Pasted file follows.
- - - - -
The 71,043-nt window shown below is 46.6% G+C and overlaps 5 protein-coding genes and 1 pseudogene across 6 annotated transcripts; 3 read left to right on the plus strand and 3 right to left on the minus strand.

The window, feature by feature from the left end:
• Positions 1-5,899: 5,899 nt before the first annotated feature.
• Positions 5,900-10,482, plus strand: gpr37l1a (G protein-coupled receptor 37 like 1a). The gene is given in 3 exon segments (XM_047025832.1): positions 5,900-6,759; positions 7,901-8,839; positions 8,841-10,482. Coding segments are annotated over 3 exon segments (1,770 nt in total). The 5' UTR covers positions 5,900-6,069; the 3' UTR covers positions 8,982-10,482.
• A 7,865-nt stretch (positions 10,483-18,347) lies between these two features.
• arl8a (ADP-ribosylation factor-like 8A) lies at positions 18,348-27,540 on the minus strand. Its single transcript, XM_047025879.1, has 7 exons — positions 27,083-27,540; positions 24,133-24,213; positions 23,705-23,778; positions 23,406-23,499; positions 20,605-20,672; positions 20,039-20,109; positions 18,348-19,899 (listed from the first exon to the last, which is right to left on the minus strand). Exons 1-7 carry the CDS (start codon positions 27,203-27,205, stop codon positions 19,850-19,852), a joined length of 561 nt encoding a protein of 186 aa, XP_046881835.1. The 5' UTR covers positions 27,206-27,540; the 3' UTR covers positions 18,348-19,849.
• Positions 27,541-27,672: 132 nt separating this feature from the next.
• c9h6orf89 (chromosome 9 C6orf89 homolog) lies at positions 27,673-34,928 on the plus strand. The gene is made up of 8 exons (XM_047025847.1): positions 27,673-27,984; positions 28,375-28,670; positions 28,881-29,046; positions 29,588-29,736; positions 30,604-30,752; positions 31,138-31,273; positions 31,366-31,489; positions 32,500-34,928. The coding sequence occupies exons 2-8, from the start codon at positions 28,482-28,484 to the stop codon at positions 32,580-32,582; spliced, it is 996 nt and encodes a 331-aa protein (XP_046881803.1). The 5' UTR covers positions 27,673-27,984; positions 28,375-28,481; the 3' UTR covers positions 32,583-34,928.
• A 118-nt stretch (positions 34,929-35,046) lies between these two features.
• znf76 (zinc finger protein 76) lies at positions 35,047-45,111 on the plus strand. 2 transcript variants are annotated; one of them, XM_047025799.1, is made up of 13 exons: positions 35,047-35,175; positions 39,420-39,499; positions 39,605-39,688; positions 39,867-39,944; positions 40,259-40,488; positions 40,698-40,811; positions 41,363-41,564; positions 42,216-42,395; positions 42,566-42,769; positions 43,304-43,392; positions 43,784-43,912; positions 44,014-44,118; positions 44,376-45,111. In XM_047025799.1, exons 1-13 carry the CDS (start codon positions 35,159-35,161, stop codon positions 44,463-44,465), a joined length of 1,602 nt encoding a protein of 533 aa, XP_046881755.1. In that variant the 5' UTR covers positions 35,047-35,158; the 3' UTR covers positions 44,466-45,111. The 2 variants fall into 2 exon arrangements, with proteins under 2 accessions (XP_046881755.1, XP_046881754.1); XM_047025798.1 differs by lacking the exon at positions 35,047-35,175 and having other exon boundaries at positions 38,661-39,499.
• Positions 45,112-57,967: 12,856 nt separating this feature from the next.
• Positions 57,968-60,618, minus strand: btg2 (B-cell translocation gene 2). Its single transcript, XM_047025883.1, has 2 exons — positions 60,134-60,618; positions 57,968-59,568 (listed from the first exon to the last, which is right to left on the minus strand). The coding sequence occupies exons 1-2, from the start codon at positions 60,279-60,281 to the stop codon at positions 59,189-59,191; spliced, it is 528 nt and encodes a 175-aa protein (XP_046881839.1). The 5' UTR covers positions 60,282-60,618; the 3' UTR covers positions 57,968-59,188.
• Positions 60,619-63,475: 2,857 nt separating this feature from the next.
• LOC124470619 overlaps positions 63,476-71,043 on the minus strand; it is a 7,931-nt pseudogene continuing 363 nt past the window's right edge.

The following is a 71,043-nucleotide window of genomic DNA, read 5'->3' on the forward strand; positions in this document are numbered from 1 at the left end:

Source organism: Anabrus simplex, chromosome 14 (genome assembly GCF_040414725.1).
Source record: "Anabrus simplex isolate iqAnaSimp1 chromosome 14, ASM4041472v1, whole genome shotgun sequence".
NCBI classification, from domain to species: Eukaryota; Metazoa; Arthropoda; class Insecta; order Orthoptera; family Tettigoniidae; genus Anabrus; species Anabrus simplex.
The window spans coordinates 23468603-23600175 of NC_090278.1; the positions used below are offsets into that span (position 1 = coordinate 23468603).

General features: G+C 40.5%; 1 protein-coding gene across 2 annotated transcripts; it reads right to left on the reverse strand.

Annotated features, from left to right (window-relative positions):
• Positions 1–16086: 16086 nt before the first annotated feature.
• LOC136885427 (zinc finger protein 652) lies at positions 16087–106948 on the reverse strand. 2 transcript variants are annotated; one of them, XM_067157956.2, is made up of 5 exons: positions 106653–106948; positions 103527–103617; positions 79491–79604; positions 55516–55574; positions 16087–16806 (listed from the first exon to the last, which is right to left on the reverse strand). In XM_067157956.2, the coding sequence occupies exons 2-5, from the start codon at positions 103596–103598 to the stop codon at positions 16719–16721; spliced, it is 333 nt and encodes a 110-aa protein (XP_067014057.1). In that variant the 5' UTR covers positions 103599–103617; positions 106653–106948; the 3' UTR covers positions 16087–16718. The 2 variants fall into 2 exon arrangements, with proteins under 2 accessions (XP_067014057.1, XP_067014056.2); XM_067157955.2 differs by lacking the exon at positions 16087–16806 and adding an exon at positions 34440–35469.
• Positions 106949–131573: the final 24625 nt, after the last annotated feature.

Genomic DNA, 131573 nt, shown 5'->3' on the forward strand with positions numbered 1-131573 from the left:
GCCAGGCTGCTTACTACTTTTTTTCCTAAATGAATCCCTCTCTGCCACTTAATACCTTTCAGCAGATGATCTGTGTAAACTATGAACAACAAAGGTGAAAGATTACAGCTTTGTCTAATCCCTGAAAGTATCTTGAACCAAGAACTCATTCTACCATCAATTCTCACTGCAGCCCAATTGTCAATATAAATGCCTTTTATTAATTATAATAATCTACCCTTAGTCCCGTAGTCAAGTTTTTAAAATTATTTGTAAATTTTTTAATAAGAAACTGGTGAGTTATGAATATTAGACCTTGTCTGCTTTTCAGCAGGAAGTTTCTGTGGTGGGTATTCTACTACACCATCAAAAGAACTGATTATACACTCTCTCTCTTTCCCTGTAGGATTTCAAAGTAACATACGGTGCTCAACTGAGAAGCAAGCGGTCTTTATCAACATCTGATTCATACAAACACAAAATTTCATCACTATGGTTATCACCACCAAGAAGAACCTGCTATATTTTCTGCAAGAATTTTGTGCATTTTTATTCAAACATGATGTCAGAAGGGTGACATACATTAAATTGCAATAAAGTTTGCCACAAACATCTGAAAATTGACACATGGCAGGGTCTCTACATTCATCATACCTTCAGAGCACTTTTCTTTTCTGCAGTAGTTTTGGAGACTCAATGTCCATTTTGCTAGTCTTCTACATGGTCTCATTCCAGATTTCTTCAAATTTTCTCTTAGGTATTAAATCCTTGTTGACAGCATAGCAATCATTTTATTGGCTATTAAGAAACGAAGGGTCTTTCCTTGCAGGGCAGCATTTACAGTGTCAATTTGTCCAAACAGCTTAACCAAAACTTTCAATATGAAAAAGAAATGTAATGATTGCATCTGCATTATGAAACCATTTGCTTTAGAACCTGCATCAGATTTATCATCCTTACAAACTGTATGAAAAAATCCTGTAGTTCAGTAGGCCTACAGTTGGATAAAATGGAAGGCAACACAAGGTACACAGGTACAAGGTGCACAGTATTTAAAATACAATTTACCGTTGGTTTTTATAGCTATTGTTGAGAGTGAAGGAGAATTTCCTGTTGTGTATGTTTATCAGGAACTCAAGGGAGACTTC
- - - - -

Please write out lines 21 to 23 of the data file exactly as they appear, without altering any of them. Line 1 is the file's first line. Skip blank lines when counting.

Annotated features, from left to right (window-relative positions):
• Positions 1–16086: 16086 nt before the first annotated feature.
• LOC136885427 (zinc finger protein 652) lies at positions 16087–106948 on the reverse strand. 2 transcript variants are annotated; one of them, XM_067157956.2, is made up of 5 exons: positions 106653–106948; positions 103527–103617; positions 79491–79604; positions 55516–55574; positions 16087–16806 (listed from the first exon to the last, which is right to left on the reverse strand). In XM_067157956.2, the coding sequence occupies exons 2-5, from the start codon at positions 103596–103598 to the stop codon at positions 16719–16721; spliced, it is 333 nt and encodes a 110-aa protein (XP_067014057.1). In that variant the 5' UTR covers positions 103599–103617; positions 106653–106948; the 3' UTR covers positions 16087–16718. The 2 variants fall into 2 exon arrangements, with proteins under 2 accessions (XP_067014057.1, XP_067014056.2); XM_067157955.2 differs by lacking the exon at positions 16087–16806 and adding an exon at positions 34440–35469.